The short put ladder, or bull put ladder, is a unlimited profit, limited risk strategy in options trading that is employed when the options trader thinks that the underlying security will experience significant volatility in the near term.
|Short Put Ladder Construction|
|Sell 1 ITM Put|
Buy 1 ATM Put
Buy 1 OTM Put
To setup the short put ladder, the options trader sells an in-the-money put, buys an at-the-money put and buys another lower strike out-of-the-money put of the same underlying security and expiration date.
Maximum gain is limited to the initial credit received if the stock price rallies above the upper breakeven point but large unlimited profit can be achieved should the stock price makes a dramatic move to the downside below the lower breakeven point.
The formula for calculating profit is given below:
Maximum loss for the short put ladder strategy is limited and occurs when the underlying stock price on expiration date is trading between the strike prices of the put options bought. At this price, while both the short put and the higher strike long put expire in the money, the short put is worth more than the long put, resulting in a loss. The loss can be calculated using the formula below.
The formula for calculating maximum loss is given below:
There are 2 break-even points for the short put ladder position. The breakeven points can be calculated using the following formulae.
Suppose XYZ stock is trading at $40 in June. An options trader executes a short put ladder strategy by sellng a JUL 45 put for $600, buying a JUL 40 put for $200 and a JUL 35 put for $100. The net credit received for entering this trade is $300.
Let's say XYZ stock remains at $40 on expiration date. At this price, only the short JUL 45 put will expire in the money with an intrinsic value of $500. Taking into account the initial credit of $300, buying back this put to close the position will leave the trader with a $200 loss - which is also his maximum possible loss.
In the event that XYZ stock rallies and is trading at $45 on expiration in July, all the puts will expire worthless and the trader's profit will be the initial $300 credit received when entering the trade.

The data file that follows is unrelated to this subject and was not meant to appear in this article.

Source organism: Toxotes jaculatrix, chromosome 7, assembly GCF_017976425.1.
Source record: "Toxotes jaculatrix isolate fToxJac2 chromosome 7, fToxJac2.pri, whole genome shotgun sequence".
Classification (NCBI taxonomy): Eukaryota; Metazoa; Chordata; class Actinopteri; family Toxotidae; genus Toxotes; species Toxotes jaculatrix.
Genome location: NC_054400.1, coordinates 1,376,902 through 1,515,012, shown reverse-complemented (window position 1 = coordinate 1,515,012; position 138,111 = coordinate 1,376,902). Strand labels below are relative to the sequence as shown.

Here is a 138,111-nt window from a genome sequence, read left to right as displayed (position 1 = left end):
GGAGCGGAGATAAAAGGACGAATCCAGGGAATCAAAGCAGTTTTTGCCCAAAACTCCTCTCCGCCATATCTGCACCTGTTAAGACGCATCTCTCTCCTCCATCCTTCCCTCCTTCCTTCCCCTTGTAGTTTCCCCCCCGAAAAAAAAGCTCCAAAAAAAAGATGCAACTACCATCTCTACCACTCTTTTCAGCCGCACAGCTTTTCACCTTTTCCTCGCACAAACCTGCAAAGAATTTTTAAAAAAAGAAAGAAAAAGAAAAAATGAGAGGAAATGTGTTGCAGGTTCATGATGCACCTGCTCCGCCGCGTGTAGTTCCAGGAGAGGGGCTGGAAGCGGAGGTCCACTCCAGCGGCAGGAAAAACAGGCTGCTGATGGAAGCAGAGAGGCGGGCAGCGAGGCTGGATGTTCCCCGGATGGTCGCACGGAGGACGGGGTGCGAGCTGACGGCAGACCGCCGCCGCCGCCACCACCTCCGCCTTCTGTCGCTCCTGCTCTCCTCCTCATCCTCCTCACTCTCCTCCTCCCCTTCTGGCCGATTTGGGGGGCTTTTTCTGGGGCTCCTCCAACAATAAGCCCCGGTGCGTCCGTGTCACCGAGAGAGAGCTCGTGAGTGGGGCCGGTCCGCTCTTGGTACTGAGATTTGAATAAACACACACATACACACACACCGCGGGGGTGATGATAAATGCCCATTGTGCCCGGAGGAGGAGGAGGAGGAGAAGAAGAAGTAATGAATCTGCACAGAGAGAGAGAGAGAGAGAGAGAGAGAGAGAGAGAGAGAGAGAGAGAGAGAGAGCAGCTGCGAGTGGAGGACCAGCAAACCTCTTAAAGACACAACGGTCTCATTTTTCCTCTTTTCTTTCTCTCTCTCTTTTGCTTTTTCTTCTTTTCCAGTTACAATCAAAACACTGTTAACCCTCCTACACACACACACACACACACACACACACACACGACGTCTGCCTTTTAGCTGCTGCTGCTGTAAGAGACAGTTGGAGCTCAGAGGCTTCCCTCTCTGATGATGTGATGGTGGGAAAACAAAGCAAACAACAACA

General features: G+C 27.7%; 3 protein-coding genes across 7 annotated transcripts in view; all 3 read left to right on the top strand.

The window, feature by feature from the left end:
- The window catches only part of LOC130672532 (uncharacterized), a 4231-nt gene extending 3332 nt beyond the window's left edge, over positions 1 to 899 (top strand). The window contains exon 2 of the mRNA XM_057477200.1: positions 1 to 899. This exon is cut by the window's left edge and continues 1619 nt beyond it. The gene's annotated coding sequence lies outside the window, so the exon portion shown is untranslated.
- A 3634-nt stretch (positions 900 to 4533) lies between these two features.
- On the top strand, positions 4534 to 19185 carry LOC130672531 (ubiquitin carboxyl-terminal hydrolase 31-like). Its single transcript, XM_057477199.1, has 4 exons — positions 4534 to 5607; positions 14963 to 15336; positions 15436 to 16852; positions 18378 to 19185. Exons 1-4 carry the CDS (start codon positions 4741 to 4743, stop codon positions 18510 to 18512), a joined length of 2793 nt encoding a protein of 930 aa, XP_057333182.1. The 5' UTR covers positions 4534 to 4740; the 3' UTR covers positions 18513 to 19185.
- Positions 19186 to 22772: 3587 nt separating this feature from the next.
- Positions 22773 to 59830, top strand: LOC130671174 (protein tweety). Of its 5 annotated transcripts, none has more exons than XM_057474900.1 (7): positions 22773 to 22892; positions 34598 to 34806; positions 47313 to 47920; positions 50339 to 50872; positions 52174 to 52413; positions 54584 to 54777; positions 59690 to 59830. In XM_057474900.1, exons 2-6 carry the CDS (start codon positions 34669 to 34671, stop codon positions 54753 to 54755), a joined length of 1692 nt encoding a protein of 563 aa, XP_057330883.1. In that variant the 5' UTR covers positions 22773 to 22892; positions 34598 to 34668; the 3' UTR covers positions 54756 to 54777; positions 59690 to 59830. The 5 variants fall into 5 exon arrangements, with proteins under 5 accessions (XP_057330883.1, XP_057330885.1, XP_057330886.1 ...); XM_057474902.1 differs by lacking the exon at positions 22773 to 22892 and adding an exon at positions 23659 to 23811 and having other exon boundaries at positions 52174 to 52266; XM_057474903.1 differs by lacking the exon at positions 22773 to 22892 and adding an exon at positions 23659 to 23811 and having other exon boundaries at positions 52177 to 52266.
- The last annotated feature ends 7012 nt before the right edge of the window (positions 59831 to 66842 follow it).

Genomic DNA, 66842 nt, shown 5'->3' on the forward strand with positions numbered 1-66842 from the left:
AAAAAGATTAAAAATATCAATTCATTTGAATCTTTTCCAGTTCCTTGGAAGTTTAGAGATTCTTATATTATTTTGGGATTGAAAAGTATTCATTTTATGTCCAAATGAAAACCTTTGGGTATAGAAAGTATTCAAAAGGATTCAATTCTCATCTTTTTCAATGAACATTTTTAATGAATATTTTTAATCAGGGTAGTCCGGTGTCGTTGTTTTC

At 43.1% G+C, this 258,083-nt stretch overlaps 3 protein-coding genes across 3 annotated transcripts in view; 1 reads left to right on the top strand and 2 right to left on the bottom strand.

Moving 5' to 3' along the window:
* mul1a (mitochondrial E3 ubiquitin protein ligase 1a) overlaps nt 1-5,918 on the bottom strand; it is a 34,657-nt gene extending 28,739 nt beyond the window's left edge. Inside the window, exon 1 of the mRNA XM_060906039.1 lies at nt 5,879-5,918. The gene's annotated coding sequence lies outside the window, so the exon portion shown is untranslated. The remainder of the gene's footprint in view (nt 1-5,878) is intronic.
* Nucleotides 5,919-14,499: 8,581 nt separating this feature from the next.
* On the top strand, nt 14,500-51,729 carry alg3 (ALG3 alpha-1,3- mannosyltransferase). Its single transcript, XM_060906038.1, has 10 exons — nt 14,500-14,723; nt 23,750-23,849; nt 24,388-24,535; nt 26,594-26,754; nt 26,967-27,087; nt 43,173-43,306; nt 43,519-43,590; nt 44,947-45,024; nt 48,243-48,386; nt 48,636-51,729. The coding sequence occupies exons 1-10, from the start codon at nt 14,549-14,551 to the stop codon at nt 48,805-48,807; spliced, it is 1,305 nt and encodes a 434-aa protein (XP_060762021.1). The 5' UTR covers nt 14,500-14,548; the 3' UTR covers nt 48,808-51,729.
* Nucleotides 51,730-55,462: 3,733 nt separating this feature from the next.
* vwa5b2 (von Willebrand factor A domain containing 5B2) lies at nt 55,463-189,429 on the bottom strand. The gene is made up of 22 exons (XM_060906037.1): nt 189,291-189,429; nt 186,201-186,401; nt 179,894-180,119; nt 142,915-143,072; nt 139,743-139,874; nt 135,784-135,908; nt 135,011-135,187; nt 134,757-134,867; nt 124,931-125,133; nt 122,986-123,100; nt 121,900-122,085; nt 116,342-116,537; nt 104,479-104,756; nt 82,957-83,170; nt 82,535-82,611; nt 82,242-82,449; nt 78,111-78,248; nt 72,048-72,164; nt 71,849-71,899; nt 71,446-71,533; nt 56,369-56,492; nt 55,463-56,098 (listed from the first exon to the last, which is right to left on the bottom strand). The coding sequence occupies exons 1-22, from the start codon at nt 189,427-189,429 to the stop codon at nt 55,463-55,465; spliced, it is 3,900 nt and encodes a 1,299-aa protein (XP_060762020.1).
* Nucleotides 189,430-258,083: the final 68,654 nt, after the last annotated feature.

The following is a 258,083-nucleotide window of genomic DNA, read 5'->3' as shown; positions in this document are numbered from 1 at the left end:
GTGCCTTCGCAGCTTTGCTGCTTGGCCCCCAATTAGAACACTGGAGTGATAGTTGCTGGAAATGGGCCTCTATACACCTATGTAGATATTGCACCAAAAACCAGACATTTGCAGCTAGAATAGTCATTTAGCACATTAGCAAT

However, if the stock price had dropped to $25 instead, all the put options will expire in the money. The long JUL 40 put will expire with $1500 in intrinsic value while the long JUL 35 put will expire with $1000 in intrinsic value. Buying back the short JUL 45 put will only cost the options trader $2000 so he still have a gain of $500 when closing the position. Together with the initial credit of $300, his total profit comes to $800. This profit could have been greater if the stock had dived below $25.
For ease of understanding, the calculations depicted in the above examples did not take into account commission charges as they are relatively small amounts (typically around $10 to $20) and varies across option brokerages.
However, for active traders, commissions can eat up a sizable portion of their profits in the long run. If you trade options actively, it is wise to look for a low commissions broker. Traders who trade large number of contracts in each trade should check out OptionsHouse.com as they offer a low fee of only $0.15 per contract (+$4.95 per trade).
The following strategies are similar to the short put ladder in that they are also high volatility strategies that have unlimited profit potential and limited risk.
The converse strategy to the short put ladder is the long put ladder. Long put ladders are employed when little or no movement is expected of the underlying stock price.
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